Social media policy must walk the talk

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As a company, you are what your employees behave on social media. Does this statement sound extreme?

Several companies are successfully using employees as brand ambassadors on social media. Employee advocacy has become as crucial as customer advocacy, particularly for services companies. There are examples of several companies that have adopted it successfully. Adobe, an early adopter of employee advocacy, is known for training its employees to be ambassadors. These employee ambassadors globally help build the narrative around #AdobeLife. The company briefs its employee ambassadors on forthcoming new products and services to build its right positioning online. It encourages employees to write for its blog. Working in Adobe, building a career in the tech sector are some of the aspects of this storytelling. Another early adopter of employee advocacy, Dell has more than 10,000 employees active on social and has reaped benefits of this advocacy network.

Two-sides of a coin

The virality of social media makes it both a good and a deadly weapon to have. There are instances of employees getting fired for their misdeeds on social media. Some companies exercise so much caution as to do background checks of potential hires online before deciding.

In today’s polarised world, where very few folks out there on social media take the middle ground, issues can snowball into a crisis in no time. When this happens, social media becomes a burden for companies. An employee’s perception of freedom of speech might end up compromising an organisation’s beliefs or interests. When a personal view of an employee clashes with professional responsibility, the outcome can be disastrous to both the individual and the company.

In general, social media sees different types of user behaviours. From an organisation’s perspective, two key behaviours, passive-aggressive and aggressive-passive, have its demerits. Several passive-aggressive employees express their stance or thoughts through retweets and shares of articles (and not expressing their views directly). Similarly, on some occasions, an otherwise active employee on social media turns passive about a specific matter and does not contribute to the narrative online. When these behaviours contrast with the organisation’s viewpoint, it is a cause for concern in both situations.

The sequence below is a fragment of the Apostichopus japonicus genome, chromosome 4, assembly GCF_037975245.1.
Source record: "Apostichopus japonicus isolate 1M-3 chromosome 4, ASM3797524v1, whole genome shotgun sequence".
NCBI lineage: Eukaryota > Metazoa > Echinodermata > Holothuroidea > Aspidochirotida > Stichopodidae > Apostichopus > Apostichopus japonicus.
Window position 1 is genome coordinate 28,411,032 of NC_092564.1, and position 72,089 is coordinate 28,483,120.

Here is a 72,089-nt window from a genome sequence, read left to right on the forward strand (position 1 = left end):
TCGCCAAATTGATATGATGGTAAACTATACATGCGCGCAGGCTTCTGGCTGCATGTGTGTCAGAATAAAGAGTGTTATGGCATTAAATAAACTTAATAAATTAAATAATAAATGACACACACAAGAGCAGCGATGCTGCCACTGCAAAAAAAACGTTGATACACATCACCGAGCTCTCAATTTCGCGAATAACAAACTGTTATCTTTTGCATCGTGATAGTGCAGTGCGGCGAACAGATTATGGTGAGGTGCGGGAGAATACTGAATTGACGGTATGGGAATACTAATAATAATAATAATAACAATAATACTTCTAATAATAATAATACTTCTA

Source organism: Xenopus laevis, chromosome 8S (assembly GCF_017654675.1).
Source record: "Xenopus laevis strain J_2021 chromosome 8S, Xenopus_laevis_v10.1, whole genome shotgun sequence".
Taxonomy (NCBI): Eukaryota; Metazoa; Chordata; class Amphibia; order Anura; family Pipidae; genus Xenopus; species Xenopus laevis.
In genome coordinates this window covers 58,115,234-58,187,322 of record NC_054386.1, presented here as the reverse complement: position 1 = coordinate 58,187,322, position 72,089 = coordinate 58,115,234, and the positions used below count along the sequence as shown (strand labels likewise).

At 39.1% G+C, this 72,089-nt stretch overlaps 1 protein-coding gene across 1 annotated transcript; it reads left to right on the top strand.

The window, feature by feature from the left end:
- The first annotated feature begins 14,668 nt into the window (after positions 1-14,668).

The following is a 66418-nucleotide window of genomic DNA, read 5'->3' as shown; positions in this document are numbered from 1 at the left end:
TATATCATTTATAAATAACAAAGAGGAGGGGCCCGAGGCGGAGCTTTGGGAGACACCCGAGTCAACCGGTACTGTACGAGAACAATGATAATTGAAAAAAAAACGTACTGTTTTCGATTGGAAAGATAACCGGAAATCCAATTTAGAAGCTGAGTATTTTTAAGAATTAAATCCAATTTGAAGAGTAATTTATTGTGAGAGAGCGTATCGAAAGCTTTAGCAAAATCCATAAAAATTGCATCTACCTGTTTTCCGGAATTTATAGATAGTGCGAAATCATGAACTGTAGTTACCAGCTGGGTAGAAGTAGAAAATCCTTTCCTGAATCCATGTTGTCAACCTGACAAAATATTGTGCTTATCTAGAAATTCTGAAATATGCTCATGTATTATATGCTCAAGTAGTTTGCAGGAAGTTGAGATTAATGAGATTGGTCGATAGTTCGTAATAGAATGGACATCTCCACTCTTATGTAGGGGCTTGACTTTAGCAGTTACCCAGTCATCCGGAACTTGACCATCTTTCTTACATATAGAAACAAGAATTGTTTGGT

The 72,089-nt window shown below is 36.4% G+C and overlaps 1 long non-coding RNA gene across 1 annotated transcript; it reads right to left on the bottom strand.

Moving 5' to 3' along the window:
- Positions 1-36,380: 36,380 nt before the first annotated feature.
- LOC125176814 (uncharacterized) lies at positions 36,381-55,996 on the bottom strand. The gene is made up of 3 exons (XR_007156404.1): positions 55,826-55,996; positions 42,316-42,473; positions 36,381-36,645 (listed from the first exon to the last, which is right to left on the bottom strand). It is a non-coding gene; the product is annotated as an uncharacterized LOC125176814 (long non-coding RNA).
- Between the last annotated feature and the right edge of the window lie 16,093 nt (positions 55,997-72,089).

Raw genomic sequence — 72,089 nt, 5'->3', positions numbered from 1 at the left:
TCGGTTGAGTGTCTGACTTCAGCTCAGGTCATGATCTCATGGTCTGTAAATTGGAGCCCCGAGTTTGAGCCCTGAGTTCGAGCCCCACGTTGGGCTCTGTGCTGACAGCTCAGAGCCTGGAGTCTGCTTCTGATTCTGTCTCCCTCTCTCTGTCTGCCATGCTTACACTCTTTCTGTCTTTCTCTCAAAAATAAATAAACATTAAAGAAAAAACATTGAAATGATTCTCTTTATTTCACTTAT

Rules, transparency, and adherence

To prevent catastrophes, most companies have social media policies and Do’s and Don’ts. Despite articulating clear policies and maintaining records in writing, companies find these as drawing a line in the sand when there is an issue. Sometimes confusions and issues arise as organisations fail to be transparent and let employees know its views on specific sensitive topics and developments. It leads to lack of understanding fundamentally. Clamouring up when implementing employee advocacy programme is a no-no.

Engaging with employees and guiding them wherever necessary is a must. Help them strike the right balance between personal and professional tone. In this world of fake news and information, it is essential to be factual and accurate. From an organisation’s standpoint, it is equally important to be respectful and polite. Understand the behaviour and rules of different social media platforms and engage in a meaningful manner.

One proactive step of engaging with employees can save thousands of customer disengagements. Prevention is undoubtedly better than cure.

The views and opinions published here belong to the author and do not necessarily reflect the views and opinions of the publisher.

Radha Radhakrishnan
Radha Radhakrishnan has over 25 years of experience in corporate communications and marketing across different industries and geographies. She has built a reputation as a storyteller and a creative thinker. She has mentored social entrepreneurial startups and has been a visiting faculty at premier communications institutes in India. She is currently the global head of corporate communications at Wipro Enterprises. She anchors the weekly PR and Communication podcast, Mrigashira.

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